The first program we will review is quite short, although it has some subtle aspects, including a list of lists. Here is what it does: Given a number on the command line, the program outputs the same number onto the console using "big" digits.
At sites where lots of users share a high-speed line printer, it used to be common practice for each user's print job to be preceded by a cover page that showed their username and some other identifying details printed using this kind of technique.
We will review the code in three parts: the import, the creation of the lists holding the data the program uses, and the processing itself. But first, let's look at a sample run:
We have not shown the console prompt (or the leading ./ for Unix users); we will take them for granted from now on.
Since we must read in an argument from the command line (the number to output), we need to access the sys.argv list, so we begin by importing the sys module.
We represent each number as a list of strings. For example, here is zero:
*** " * * " * *■■ * *■■ * *» * * " *** »
" * * ", " *** "1, # Zero ii n ii ii
ii >|( ■■ II >|< ■■ ■■ * ii II ^ II
r ii >|(>|<>|<>|<ii ii ^c * ii ii >|< 54c ii ■■ >|<)|<)|<)|i ii
One detail to note is that the Zero list of strings is spread over multiple lines. Python statements normally occupy a single line, but they can span multiple set type lines if they are a parenthesized expression, a list, set, or dictionary literal, a ^ 121 function call argument list, or a multiline statement where every end-of-line dict character except the last is escaped by preceding it with a backslash (\). In type all these cases any number of lines can be spanned and indentation does not ^ 126 matter for the second and subsequent lines.
Each list representing a number has seven strings, all of uniform width, although what this width is differs from number to number. The lists for the other numbers follow the same pattern as for zero, although they are laid out for compactness rather than for clarity:
One = [" * " "** " " * " " * " " * " " * " "***"] Two = [" *** " "* *" "* * " " * " " * " "* " "*****"] # ...
Nine = [" ****" "* *" "* *" " ****" " *" " *" " *"]
The last piece of data we need is a list of all the lists of digits:
Digits = [Zero, One, Two, Three, Four, Five, Six, Seven, Eight, Nine]
We could have created the Digits lists directly, and avoided creating the extra variables. For example:
We preferred to use a separate variable for each number both for ease of understanding and because it looks neater using the variables.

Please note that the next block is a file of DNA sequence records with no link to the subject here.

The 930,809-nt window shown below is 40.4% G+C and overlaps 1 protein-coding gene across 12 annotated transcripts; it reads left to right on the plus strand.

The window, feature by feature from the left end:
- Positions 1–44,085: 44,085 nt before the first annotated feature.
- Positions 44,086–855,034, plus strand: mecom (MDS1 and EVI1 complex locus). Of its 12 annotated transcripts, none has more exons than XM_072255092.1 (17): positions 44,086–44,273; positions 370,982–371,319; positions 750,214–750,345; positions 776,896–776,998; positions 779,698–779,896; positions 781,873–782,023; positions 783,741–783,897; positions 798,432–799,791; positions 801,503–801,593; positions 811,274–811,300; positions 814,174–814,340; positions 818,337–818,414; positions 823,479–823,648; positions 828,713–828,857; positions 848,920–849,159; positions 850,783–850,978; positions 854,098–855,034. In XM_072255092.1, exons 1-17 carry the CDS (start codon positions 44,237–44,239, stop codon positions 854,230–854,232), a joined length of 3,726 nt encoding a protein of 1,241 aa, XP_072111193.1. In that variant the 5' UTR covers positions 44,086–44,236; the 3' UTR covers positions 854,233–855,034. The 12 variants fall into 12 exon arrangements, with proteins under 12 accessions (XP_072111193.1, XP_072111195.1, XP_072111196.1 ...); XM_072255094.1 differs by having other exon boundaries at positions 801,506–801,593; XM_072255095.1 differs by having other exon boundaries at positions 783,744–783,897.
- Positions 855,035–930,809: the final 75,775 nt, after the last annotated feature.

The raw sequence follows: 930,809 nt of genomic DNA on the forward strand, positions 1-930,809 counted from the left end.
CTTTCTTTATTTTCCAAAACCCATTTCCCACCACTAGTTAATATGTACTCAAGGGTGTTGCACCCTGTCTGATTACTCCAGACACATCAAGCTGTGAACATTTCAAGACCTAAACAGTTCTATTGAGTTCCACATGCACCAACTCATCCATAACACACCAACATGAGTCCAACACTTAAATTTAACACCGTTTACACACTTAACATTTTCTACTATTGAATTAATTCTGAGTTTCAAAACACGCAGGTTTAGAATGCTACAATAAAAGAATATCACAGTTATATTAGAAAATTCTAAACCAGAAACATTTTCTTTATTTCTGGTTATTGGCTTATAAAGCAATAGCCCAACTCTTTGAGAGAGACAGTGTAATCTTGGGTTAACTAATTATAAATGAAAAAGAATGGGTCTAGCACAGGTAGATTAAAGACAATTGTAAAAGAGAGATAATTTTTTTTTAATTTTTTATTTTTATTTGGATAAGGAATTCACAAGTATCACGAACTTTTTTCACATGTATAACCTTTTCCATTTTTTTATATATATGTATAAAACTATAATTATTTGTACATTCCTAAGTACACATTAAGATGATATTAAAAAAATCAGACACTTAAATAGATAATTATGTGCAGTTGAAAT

We will quote the rest of the code in one go so that you can try to figure out how it works before reading the explanation that follows.
while column < len(digits):
number = int(digits[column]) digit = Digits[number] line += digit[row] + " " column += 1 print(line) row += 1 except IndexError:
print("usage: bigdigits.py <number>") except ValueError as err: print(err, "in", digits)
The whole code is wrapped in an exception handler that can catch the two things that can go wrong. We begin by retrieving the program's command-line argument. The sys.argv list is 0-based like all Python lists; the item at index position 0 is the name the program was invoked as, so in a running program this list always starts out with at least one item. If no argument was given we will be trying to access the second item in a one-item list and this will cause an IndexError exception to be raised. If this occurs, the flow of control is immediately switched to the corresponding exception-handling block, and there we simply print the program's usage. Execution then continues after the end of the try block; but there is no more code, so the program simply terminates.
If no IndexError occurs, the digits string holds the command-line argument, which we hope is a sequence of digit characters. (Remember from Piece #2 that identifiers are case-sensitive, so digits and Digits are different.) Each big digit is represented by seven strings, and to output the number correctly we must output the top row of every digit, then the next row, and so on, until all seven rows have been output. We use a while loop to iterate over each row. We could range() just as easily have done this instead: for row in (0, 1, 2, 3, 4, 5, 6): and later ^ 141 on we will see a much better way using the built-in range() function.
We use the line string to hold the row strings from all the digits involved. Then we loop by column, that is, by each successive character in the command-line argument. We retrieve each character with digits[column] and convert the digit to an integer called number. If the conversion fails a ValueError exception is raised and the flow of control immediately switches to the corresponding exception handler. In this case we print an error message, and control resumes after the try block. As noted earlier, since there is no more code at this point, the program will simply terminate.
If the conversion succeeds, we use number as an index into the Digits list, from which we extract the digit list of strings. We then add the row-th string from this list to the line we are building up, and also append two spaces to give some horizontal separation between each digit.
Each time the inner while loop finishes, we print the line that has been built up. The key to understanding this program is where we append each digit's row string to the current row's line. Try running the program to get a feel for how it works. We will return to this program in the exercises to improve its output slightly.
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